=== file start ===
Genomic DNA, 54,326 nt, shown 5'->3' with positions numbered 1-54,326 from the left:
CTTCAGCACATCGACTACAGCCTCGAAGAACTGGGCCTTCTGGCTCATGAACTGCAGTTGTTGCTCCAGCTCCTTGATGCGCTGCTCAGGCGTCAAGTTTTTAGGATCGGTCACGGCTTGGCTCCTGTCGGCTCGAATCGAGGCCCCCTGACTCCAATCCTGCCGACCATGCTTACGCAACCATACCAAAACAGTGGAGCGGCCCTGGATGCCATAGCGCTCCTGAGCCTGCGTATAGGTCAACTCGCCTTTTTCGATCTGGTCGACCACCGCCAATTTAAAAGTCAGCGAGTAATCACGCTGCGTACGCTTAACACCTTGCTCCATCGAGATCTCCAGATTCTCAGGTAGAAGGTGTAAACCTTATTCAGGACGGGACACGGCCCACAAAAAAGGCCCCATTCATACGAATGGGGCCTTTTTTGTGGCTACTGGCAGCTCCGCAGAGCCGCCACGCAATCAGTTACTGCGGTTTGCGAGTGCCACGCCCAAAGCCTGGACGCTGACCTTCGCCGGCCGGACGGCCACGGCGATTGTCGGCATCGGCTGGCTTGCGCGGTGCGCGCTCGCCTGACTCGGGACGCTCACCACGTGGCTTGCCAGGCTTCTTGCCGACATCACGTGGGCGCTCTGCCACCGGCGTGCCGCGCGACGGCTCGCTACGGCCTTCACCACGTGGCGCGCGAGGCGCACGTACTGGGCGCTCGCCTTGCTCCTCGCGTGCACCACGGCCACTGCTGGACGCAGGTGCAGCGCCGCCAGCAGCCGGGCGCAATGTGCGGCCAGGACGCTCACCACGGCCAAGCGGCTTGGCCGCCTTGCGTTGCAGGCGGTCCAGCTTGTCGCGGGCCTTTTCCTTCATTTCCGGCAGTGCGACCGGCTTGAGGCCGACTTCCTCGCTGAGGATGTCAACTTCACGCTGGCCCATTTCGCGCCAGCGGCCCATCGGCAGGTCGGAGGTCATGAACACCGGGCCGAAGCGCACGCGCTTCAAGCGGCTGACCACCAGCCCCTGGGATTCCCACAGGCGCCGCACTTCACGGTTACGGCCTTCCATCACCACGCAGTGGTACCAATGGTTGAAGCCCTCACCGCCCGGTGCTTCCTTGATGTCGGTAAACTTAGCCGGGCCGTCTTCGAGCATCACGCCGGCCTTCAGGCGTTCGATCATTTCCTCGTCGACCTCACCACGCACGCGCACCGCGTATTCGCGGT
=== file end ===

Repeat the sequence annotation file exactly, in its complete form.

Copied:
Genomic DNA, 54,326 nt, shown 5'->3' with positions numbered 1-54,326 from the left:
CTTCAGCACATCGACTACAGCCTCGAAGAACTGGGCCTTCTGGCTCATGAACTGCAGTTGTTGCTCCAGCTCCTTGATGCGCTGCTCAGGCGTCAAGTTTTTAGGATCGGTCACGGCTTGGCTCCTGTCGGCTCGAATCGAGGCCCCCTGACTCCAATCCTGCCGACCATGCTTACGCAACCATACCAAAACAGTGGAGCGGCCCTGGATGCCATAGCGCTCCTGAGCCTGCGTATAGGTCAACTCGCCTTTTTCGATCTGGTCGACCACCGCCAATTTAAAAGTCAGCGAGTAATCACGCTGCGTACGCTTAACACCTTGCTCCATCGAGATCTCCAGATTCTCAGGTAGAAGGTGTAAACCTTATTCAGGACGGGACACGGCCCACAAAAAAGGCCCCATTCATACGAATGGGGCCTTTTTTGTGGCTACTGGCAGCTCCGCAGAGCCGCCACGCAATCAGTTACTGCGGTTTGCGAGTGCCACGCCCAAAGCCTGGACGCTGACCTTCGCCGGCCGGACGGCCACGGCGATTGTCGGCATCGGCTGGCTTGCGCGGTGCGCGCTCGCCTGACTCGGGACGCTCACCACGTGGCTTGCCAGGCTTCTTGCCGACATCACGTGGGCGCTCTGCCACCGGCGTGCCGCGCGACGGCTCGCTACGGCCTTCACCACGTGGCGCGCGAGGCGCACGTACTGGGCGCTCGCCTTGCTCCTCGCGTGCACCACGGCCACTGCTGGACGCAGGTGCAGCGCCGCCAGCAGCCGGGCGCAATGTGCGGCCAGGACGCTCACCACGGCCAAGCGGCTTGGCCGCCTTGCGTTGCAGGCGGTCCAGCTTGTCGCGGGCCTTTTCCTTCATTTCCGGCAGTGCGACCGGCTTGAGGCCGACTTCCTCGCTGAGGATGTCAACTTCACGCTGGCCCATTTCGCGCCAGCGGCCCATCGGCAGGTCGGAGGTCATGAACACCGGGCCGAAGCGCACGCGCTTCAAGCGGCTGACCACCAGCCCCTGGGATTCCCACAGGCGCCGCACTTCACGGTTACGGCCTTCCATCACCACGCAGTGGTACCAATGGTTGAAGCCCTCACCGCCCGGTGCTTCCTTGATGTCGGTAAACTTAGCCGGGCCGTCTTCGAGCATCACGCCGGCCTTCAGGCGTTCGATCATTTCCTCGTCGACCTCACCACGCACGCGCACCGCGTATTCGCGGT